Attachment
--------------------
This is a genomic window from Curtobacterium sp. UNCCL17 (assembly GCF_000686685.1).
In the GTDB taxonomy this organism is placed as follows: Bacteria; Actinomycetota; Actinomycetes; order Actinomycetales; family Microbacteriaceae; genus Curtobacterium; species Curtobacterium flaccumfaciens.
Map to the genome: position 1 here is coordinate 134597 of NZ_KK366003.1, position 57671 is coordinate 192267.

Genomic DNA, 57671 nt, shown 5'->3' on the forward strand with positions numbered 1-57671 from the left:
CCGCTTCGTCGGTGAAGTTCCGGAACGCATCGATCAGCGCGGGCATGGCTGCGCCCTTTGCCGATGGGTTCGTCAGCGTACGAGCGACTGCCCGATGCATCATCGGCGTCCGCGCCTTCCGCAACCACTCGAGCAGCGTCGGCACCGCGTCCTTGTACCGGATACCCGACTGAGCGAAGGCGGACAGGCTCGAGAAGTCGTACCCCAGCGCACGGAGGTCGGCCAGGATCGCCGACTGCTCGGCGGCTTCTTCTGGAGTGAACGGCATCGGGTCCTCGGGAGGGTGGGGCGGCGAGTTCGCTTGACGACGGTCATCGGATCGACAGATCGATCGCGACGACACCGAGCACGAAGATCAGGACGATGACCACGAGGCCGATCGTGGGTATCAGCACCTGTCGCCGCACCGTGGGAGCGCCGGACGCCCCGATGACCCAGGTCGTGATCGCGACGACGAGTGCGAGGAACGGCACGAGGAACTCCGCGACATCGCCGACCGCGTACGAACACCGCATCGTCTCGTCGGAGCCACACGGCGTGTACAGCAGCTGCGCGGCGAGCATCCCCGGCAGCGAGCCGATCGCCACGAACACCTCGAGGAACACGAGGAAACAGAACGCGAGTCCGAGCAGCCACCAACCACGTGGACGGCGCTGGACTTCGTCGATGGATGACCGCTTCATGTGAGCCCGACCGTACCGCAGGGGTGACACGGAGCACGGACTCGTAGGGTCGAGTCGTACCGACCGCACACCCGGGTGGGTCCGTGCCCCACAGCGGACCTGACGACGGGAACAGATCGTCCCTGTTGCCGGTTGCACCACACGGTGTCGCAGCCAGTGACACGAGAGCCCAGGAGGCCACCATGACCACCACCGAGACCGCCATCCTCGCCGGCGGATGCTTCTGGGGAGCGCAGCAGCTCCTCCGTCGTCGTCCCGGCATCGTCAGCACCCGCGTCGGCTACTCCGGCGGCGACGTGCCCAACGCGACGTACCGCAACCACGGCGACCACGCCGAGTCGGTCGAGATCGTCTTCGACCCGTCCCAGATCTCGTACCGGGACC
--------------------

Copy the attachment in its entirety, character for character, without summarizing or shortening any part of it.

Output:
This is a genomic window from Curtobacterium sp. UNCCL17 (assembly GCF_000686685.1).
In the GTDB taxonomy this organism is placed as follows: Bacteria; Actinomycetota; Actinomycetes; order Actinomycetales; family Microbacteriaceae; genus Curtobacterium; species Curtobacterium flaccumfaciens.
Map to the genome: position 1 here is coordinate 134597 of NZ_KK366003.1, position 57671 is coordinate 192267.

Genomic DNA, 57671 nt, shown 5'->3' on the forward strand with positions numbered 1-57671 from the left:
CCGCTTCGTCGGTGAAGTTCCGGAACGCATCGATCAGCGCGGGCATGGCTGCGCCCTTTGCCGATGGGTTCGTCAGCGTACGAGCGACTGCCCGATGCATCATCGGCGTCCGCGCCTTCCGCAACCACTCGAGCAGCGTCGGCACCGCGTCCTTGTACCGGATACCCGACTGAGCGAAGGCGGACAGGCTCGAGAAGTCGTACCCCAGCGCACGGAGGTCGGCCAGGATCGCCGACTGCTCGGCGGCTTCTTCTGGAGTGAACGGCATCGGGTCCTCGGGAGGGTGGGGCGGCGAGTTCGCTTGACGACGGTCATCGGATCGACAGATCGATCGCGACGACACCGAGCACGAAGATCAGGACGATGACCACGAGGCCGATCGTGGGTATCAGCACCTGTCGCCGCACCGTGGGAGCGCCGGACGCCCCGATGACCCAGGTCGTGATCGCGACGACGAGTGCGAGGAACGGCACGAGGAACTCCGCGACATCGCCGACCGCGTACGAACACCGCATCGTCTCGTCGGAGCCACACGGCGTGTACAGCAGCTGCGCGGCGAGCATCCCCGGCAGCGAGCCGATCGCCACGAACACCTCGAGGAACACGAGGAAACAGAACGCGAGTCCGAGCAGCCACCAACCACGTGGACGGCGCTGGACTTCGTCGATGGATGACCGCTTCATGTGAGCCCGACCGTACCGCAGGGGTGACACGGAGCACGGACTCGTAGGGTCGAGTCGTACCGACCGCACACCCGGGTGGGTCCGTGCCCCACAGCGGACCTGACGACGGGAACAGATCGTCCCTGTTGCCGGTTGCACCACACGGTGTCGCAGCCAGTGACACGAGAGCCCAGGAGGCCACCATGACCACCACCGAGACCGCCATCCTCGCCGGCGGATGCTTCTGGGGAGCGCAGCAGCTCCTCCGTCGTCGTCCCGGCATCGTCAGCACCCGCGTCGGCTACTCCGGCGGCGACGTGCCCAACGCGACGTACCGCAACCACGGCGACCACGCCGAGTCGGTCGAGATCGTCTTCGACCCGTCCCAGATCTCGTACCGGGACC